US needs to implement new way forward in Afghanistan strategy

This month, as the United States begins its 10th year in Afghanistan, the newly formed Afghanistan Study Group published “A New Way Forward: Rethinking U.S. Strategy in Afghanistan.”

Composed of analysts from National Defense University, National War College, Harvard, Georgetown, CSIS, New America Foundation, the Congressional Progressive Caucus’s Afghanistan Taskforce and others, the report outlines alternative strategies for Afghanistan.

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The good news about “A New Way Forward”: It initiates a much-needed debate on strategy. Washington’s silence is shocking, given that this war breaks records: The longest war in U.S. history, at 107 months and the most expensive war in U.S. history (per soldier), at $1 million per-soldier per-year, totaling $100 billion annually. The bad news: Certain forces will prevent these recommendations from materializing.

Radical rethinking on warfare is rare. There are reasons for this.  Pentagon’s strategy often reflects the financial interests of the defense industry, a dangerous connection common in other countries, too. U.K.’s recent defense cuts left big-ticket projects favored by defense contractors, such as the $40 billion Joint Strike Fighter, untouched, reducing budgets for piracy and terrorism.

This is unsurprising. Big-ticket items are where the money is, irrespective of what is effective in undermining threats. Since 2000, America’s defense budget grew 7 percent annually, correlating positively with money spent by the defense industry lobby, which grew 7 percent in 2010. Defense Secretary Gates’s proposed savings of $100 billion, distributed over five years, is not radical. It is a one-time event and minor compared with projected growth. In 2016, when savings expire, defense spending will have grown to more than $1.3 trillion, not including the hundreds of billions of dollars in deficit-funded, war-related “emergencies.”

Cutting the defense industry’s grip on Washington is difficult, but necessary. Big-ticket items are ineffective in dealing with the threat of terrorist groups such as al Qaeda. RAND Corporation’s “How Terrorists Groups End” notes that terrorist groups end through intelligence, policing and negotiations, and “military force has rarely been the primary reason for the end of terrorist groups.” Similarly, big-ticket military items are ineffective as counter-insurgency implements if the population perceives foreigners as illegitimate and if the other legs of the counter-insurgency stool — political and economic stability — remain unaddressed.

On both counter-terrorism and counter-insurgency, we are failing Afghanistan. If we were serious about long-term, sustained investment in Afghanistan’s policing, intelligence and negotiations capabilities or political and economic development, our contractors would operate differently. No longer would big-ticket items in the tens of billions of dollars characterize defense contracts. Nor would development contracts in the hundreds of millions of dollars require quick spending. This led to war profiteering and waste, here and in Afghanistan.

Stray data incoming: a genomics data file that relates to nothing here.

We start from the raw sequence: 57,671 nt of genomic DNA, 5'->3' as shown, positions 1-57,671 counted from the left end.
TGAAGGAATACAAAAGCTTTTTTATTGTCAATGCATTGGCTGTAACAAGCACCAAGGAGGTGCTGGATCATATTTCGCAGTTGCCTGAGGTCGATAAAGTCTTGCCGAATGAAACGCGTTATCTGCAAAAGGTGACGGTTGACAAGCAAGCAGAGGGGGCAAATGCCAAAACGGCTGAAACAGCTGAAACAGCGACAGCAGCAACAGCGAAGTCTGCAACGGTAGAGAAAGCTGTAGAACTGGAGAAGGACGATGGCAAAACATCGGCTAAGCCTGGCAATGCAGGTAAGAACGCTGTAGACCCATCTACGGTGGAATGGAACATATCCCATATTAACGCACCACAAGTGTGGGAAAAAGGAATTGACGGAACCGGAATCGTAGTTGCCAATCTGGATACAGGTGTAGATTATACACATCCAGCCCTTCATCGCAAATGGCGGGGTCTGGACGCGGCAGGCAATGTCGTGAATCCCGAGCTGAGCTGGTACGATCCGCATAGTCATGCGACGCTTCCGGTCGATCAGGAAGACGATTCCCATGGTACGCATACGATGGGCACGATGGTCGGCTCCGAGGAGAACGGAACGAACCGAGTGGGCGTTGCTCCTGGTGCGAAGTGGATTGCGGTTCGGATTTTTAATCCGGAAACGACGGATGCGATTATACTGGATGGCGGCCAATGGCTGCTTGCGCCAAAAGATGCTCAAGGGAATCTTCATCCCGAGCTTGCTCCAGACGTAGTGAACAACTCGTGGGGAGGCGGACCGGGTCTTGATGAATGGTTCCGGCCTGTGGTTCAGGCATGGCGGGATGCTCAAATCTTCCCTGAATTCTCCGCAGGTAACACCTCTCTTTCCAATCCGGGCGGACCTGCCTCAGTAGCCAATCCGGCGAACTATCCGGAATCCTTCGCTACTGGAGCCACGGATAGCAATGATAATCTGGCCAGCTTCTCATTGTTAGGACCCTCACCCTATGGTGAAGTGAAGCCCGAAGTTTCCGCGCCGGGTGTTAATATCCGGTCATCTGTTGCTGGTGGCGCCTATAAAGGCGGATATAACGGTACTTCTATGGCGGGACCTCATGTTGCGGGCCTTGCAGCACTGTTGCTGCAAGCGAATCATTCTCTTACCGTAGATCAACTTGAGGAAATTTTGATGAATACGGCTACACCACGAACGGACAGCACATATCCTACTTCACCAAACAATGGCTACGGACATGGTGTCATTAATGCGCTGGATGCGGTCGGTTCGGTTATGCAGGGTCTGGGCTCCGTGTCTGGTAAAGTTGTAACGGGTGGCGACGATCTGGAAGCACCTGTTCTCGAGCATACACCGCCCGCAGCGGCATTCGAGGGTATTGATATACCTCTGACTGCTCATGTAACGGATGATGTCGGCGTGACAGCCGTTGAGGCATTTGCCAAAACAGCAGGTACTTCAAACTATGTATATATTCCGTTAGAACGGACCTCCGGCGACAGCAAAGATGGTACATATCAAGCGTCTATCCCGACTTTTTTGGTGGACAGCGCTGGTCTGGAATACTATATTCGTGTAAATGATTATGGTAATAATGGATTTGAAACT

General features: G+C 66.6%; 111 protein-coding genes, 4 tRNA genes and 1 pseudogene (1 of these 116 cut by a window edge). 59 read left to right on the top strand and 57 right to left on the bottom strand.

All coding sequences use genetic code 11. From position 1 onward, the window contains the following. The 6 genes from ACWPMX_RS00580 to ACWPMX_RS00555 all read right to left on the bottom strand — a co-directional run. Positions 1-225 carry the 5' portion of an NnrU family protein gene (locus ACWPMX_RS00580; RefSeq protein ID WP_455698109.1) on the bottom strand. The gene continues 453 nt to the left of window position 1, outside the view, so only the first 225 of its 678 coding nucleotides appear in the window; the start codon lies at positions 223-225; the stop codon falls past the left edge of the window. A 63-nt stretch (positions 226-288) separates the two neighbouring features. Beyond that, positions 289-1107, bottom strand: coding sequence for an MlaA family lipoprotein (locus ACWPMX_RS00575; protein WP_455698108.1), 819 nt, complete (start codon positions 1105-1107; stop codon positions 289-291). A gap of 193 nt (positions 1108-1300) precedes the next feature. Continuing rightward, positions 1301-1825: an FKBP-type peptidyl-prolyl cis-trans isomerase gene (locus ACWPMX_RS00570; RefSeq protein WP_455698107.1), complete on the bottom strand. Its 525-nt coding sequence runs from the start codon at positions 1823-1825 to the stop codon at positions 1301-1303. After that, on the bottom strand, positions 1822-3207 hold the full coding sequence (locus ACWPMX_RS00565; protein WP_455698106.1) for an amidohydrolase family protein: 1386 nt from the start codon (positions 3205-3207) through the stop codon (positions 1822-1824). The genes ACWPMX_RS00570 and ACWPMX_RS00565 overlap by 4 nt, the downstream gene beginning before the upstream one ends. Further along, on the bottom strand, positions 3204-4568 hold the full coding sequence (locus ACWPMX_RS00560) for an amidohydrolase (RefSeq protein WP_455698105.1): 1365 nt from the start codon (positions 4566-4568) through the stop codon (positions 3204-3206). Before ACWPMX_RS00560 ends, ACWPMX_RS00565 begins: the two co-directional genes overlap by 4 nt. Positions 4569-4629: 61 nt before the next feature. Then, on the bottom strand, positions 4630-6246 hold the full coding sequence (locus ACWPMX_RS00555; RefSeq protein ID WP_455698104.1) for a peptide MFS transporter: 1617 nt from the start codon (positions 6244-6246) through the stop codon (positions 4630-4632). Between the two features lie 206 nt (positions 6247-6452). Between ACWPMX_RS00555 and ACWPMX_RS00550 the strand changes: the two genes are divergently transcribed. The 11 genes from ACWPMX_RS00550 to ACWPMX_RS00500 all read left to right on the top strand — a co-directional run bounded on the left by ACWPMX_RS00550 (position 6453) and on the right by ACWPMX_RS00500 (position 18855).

Our footprint should be lighter, as outlined in “A New Way Forward.”  First, we promote Afghan power sharing and political inclusion processes that embrace all principle parties. Ethnic clans — Uzbek, Tajik, Hazara, Pashtun, Turkmen, etc. — have never fully reconciled.  To favor one exacerbates the rift. 
Second, we downsize the military footprint. Our 100,000-strong, combat-heavy presence alienates Pashtuns, aids in Taliban recruitment, incurs unsustainable costs to our economy and prevents prioritization of more effective, troop-light, counter-strategies. Troops are increasingly targeted: 2010 produced the highest U.S. military casualties to date.

Third, we focus efforts on al Qaeda. Amorphous, sophisticated and mobile, the CIA now notes al Qaeda’s new home in Yemen.  Irrespective of headquarters, however, the approach to al Qaeda must not be rudimentary. Their frontier is not on traditional battlefields; it is organized via satellite from places common and close, within America and without. Our post-9/11 war rhetoric would do well to remember this. 

Fourth, we encourage economic development. Poverty is an efficient incubator for extremism, terrorist activity and illicit trafficking. Our development strategy, however, remains U.S.-centric not Afghan-centric. Only 20 percent of U.S. aid goes to Afghan institutions. The remaining 80 percent funnels through foreign contractors, leaving little local capacity and infrastructure. 

Fifth, we engage stakeholders. Borders are porous. Spillover is prevalent. If we are serious about long-term stability in Afghanistan-Pakistan, then relations with India, China, Russia, Iran, Saudi Arabia and others become increasingly relevant. This is especially apparent as western allies withdraw and our dependence on regional stakeholders increases.

If we want good news on Afghanistan, we must free ourselves from the fetters of for-profit industry and boldly forge a new way forward. It will take longer to produce, be less profitable and less glamorous, but it will get us closer to the security and stability we seek. I urge Congress to own up to this task. Our lives, and the lives of Afghans, depend on it.

Rep. Honda is the chairman of the Progressive Caucus’s Afghanistan Taskforce and serves on the Appropriations Committee.